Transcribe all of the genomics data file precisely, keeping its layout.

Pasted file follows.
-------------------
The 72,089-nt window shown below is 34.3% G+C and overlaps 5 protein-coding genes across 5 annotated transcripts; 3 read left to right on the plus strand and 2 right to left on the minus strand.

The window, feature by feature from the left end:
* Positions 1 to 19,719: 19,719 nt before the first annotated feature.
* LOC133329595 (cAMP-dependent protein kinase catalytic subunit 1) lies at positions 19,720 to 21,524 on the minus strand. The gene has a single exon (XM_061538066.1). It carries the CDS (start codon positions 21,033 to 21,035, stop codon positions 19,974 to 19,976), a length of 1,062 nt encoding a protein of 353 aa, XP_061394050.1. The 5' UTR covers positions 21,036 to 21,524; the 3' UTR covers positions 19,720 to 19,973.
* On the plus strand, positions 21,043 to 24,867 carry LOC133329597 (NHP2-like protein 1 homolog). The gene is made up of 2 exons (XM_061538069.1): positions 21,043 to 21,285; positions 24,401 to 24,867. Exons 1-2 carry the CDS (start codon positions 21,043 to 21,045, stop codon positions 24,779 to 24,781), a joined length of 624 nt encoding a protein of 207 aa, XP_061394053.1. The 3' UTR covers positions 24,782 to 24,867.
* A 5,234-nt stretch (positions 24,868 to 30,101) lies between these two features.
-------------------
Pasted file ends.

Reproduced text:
The 72,089-nt window shown below is 34.3% G+C and overlaps 5 protein-coding genes across 5 annotated transcripts; 3 read left to right on the plus strand and 2 right to left on the minus strand.

The window, feature by feature from the left end:
* Positions 1 to 19,719: 19,719 nt before the first annotated feature.
* LOC133329595 (cAMP-dependent protein kinase catalytic subunit 1) lies at positions 19,720 to 21,524 on the minus strand. The gene has a single exon (XM_061538066.1). It carries the CDS (start codon positions 21,033 to 21,035, stop codon positions 19,974 to 19,976), a length of 1,062 nt encoding a protein of 353 aa, XP_061394050.1. The 5' UTR covers positions 21,036 to 21,524; the 3' UTR covers positions 19,720 to 19,973.
* On the plus strand, positions 21,043 to 24,867 carry LOC133329597 (NHP2-like protein 1 homolog). The gene is made up of 2 exons (XM_061538069.1): positions 21,043 to 21,285; positions 24,401 to 24,867. Exons 1-2 carry the CDS (start codon positions 21,043 to 21,045, stop codon positions 24,779 to 24,781), a joined length of 624 nt encoding a protein of 207 aa, XP_061394053.1. The 3' UTR covers positions 24,782 to 24,867.
* A 5,234-nt stretch (positions 24,868 to 30,101) lies between these two features.